Yesterday we shared part one of this article, today we offer part two.

Meet Your Therapist
Once you’re all set, the massage therapist should meet you and walk you back to your room. At this point, if you’re feeling nervous, it’s completely appropriate to tell him or her that this is your first massage, Ellis says. He or she should leave the room while you remove your clothes, and then knock to make sure you’re ready before returning
to the room.

Take It Off (But How Much?!)
One of the most nerve-wracking parts of a first massage is knowing exactly how much clothing to take off (and leave on). “That’s the big question,” Ellis says.

If you want to do what most people do, take everything off and get under the sheet that’s laid out on the massage table. If you’re feeling more modest, you can leave your underwear on. But either way, Ellis says it’s important to remember that you’ll be covered by the sheet, with only one area of your body being worked on at any given time. “You’re never exposed in front of the therapist,” she says.

Speak Up
Once the massage starts, communicate with your therapist about anything that can make the experience better. Let him or her know if the music is too loud, the temperature too cold or the pressure too hard (or not hard enough). And don’t worry about being rude — the therapist will actually appreciate the feedback. “They really want you to have a good experience,” Ellis says. And remember that nothing should hurt during a massage, so pipe up if something doesn’t feel right.

As far as other types of talking, the protocol is for the therapist to follow your lead — if you want to chat a bit about how you feel or light topics like the weather, that’s at your discretion. “It’s also fine to have a quiet massage without talking,” she explains.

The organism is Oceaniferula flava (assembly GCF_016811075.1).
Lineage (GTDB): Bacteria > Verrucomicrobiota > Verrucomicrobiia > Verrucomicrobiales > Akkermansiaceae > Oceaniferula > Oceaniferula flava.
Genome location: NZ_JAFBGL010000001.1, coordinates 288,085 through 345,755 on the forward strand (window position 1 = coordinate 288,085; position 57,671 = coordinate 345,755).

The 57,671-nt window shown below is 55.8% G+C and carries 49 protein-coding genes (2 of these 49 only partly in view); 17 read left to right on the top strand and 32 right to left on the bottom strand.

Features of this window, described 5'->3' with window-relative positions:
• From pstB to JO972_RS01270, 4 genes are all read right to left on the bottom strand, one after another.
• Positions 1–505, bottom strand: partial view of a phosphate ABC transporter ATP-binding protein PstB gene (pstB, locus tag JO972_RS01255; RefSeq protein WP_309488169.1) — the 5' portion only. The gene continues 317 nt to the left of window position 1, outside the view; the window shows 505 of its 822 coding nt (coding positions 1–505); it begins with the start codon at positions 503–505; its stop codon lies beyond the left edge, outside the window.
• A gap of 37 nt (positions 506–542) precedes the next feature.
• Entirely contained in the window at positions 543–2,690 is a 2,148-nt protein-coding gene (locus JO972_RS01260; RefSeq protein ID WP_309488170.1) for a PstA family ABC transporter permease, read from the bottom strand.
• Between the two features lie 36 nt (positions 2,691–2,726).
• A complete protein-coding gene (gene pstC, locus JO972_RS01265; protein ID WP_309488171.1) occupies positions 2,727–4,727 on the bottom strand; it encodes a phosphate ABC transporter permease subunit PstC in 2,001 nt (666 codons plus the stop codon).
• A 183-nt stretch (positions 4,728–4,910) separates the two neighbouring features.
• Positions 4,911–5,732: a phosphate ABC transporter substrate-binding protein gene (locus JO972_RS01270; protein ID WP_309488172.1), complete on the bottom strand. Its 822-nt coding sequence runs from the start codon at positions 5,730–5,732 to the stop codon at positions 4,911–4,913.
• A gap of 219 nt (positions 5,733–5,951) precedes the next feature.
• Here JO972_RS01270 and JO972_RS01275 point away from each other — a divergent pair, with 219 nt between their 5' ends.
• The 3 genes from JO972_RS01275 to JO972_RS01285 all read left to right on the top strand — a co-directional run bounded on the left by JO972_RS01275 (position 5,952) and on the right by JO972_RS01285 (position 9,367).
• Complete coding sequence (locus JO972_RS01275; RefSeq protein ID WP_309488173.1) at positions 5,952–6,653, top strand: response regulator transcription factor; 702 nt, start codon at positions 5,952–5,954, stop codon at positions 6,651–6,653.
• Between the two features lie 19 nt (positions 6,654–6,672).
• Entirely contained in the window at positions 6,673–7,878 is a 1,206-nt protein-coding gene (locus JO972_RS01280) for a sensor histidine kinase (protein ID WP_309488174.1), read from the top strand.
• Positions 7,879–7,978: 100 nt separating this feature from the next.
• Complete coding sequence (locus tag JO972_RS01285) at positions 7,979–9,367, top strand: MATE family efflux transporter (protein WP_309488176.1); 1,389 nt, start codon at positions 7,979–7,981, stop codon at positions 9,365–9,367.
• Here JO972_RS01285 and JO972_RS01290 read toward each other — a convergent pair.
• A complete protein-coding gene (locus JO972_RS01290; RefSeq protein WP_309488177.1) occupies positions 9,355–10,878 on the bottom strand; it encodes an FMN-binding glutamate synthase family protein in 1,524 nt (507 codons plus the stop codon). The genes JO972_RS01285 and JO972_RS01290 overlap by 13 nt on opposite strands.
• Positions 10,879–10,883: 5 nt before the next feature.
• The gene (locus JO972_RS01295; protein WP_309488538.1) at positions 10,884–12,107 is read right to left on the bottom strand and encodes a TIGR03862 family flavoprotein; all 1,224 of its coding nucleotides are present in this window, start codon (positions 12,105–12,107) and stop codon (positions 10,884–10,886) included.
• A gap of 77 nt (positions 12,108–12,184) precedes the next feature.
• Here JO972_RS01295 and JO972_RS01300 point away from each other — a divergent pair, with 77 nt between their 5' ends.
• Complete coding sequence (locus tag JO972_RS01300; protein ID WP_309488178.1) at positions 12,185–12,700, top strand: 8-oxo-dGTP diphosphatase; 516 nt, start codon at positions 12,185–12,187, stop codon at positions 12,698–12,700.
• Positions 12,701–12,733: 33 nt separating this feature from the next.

Don’t Rush Out
When your massage is over, don’t feel pressured to leave quickly. Take some time to relax and enjoy how your body feels, Ellis suggests, rather than rushing to change back into your clothes and leap back into life.  “Just be with that state for a while,” she says. If there’s a relaxation lounge, consider paying a visit — or just drink some water and find a
place where you can sit and relax for a bit.

Settle Up
Most spas ask you to pay after your service is rendered, so settle your bill at the front desk on your way out. A typical hour-long massage costs anywhere from $50 to $200 and up. Tips are customary, and should tally between 15 percent and 20 percent of the massage price, Ellis says. Some places add the tip on automatically and others require that you pay gratuities in cash, so ask ahead of time to make sure you’re prepared.

If you’re getting a discounted service, the etiquette is to tip based on the original price.

Plan Your Next Appointment
If you liked the facility and therapist, consider booking another appointment — regular massage has been linked to a host of health benefits, including management of anxiety and depression, improvements in sleep and increased alertness.

Weren’t a fan? Consider trying a new place, a different therapist or even a new style of massage.

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